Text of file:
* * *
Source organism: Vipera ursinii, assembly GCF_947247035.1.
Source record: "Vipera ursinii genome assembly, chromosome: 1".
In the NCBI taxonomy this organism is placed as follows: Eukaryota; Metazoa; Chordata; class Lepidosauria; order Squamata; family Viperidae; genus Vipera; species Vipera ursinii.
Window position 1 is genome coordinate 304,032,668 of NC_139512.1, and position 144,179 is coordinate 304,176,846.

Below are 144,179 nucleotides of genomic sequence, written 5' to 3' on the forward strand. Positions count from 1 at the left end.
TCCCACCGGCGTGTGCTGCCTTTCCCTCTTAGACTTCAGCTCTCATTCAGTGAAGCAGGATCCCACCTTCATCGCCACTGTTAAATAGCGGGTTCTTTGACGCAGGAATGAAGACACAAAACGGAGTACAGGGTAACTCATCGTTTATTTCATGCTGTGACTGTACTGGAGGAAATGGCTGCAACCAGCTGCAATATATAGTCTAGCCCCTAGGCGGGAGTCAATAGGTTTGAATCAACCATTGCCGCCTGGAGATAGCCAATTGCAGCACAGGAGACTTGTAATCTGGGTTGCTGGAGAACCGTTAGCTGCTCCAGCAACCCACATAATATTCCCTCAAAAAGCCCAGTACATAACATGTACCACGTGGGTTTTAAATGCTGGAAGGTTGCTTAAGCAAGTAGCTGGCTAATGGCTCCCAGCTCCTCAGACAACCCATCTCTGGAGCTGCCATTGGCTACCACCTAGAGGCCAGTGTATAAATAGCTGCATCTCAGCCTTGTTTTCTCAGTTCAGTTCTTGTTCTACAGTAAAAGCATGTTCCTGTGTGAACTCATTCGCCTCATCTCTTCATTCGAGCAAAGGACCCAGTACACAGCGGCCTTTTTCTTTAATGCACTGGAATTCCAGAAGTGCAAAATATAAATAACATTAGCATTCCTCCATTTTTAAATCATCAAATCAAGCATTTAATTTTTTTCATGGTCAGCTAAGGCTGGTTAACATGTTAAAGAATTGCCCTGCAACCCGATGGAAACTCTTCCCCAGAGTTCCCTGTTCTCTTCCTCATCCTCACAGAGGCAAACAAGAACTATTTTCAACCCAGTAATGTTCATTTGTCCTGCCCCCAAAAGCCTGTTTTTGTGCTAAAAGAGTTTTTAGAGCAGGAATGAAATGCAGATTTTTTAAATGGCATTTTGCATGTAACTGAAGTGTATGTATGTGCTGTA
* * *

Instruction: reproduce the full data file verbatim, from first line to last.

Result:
Source organism: Vipera ursinii, assembly GCF_947247035.1.
Source record: "Vipera ursinii genome assembly, chromosome: 1".
In the NCBI taxonomy this organism is placed as follows: Eukaryota; Metazoa; Chordata; class Lepidosauria; order Squamata; family Viperidae; genus Vipera; species Vipera ursinii.
Window position 1 is genome coordinate 304,032,668 of NC_139512.1, and position 144,179 is coordinate 304,176,846.

Below are 144,179 nucleotides of genomic sequence, written 5' to 3' on the forward strand. Positions count from 1 at the left end.
TCCCACCGGCGTGTGCTGCCTTTCCCTCTTAGACTTCAGCTCTCATTCAGTGAAGCAGGATCCCACCTTCATCGCCACTGTTAAATAGCGGGTTCTTTGACGCAGGAATGAAGACACAAAACGGAGTACAGGGTAACTCATCGTTTATTTCATGCTGTGACTGTACTGGAGGAAATGGCTGCAACCAGCTGCAATATATAGTCTAGCCCCTAGGCGGGAGTCAATAGGTTTGAATCAACCATTGCCGCCTGGAGATAGCCAATTGCAGCACAGGAGACTTGTAATCTGGGTTGCTGGAGAACCGTTAGCTGCTCCAGCAACCCACATAATATTCCCTCAAAAAGCCCAGTACATAACATGTACCACGTGGGTTTTAAATGCTGGAAGGTTGCTTAAGCAAGTAGCTGGCTAATGGCTCCCAGCTCCTCAGACAACCCATCTCTGGAGCTGCCATTGGCTACCACCTAGAGGCCAGTGTATAAATAGCTGCATCTCAGCCTTGTTTTCTCAGTTCAGTTCTTGTTCTACAGTAAAAGCATGTTCCTGTGTGAACTCATTCGCCTCATCTCTTCATTCGAGCAAAGGACCCAGTACACAGCGGCCTTTTTCTTTAATGCACTGGAATTCCAGAAGTGCAAAATATAAATAACATTAGCATTCCTCCATTTTTAAATCATCAAATCAAGCATTTAATTTTTTTCATGGTCAGCTAAGGCTGGTTAACATGTTAAAGAATTGCCCTGCAACCCGATGGAAACTCTTCCCCAGAGTTCCCTGTTCTCTTCCTCATCCTCACAGAGGCAAACAAGAACTATTTTCAACCCAGTAATGTTCATTTGTCCTGCCCCCAAAAGCCTGTTTTTGTGCTAAAAGAGTTTTTAGAGCAGGAATGAAATGCAGATTTTTTAAATGGCATTTTGCATGTAACTGAAGTGTATGTATGTGCTGTA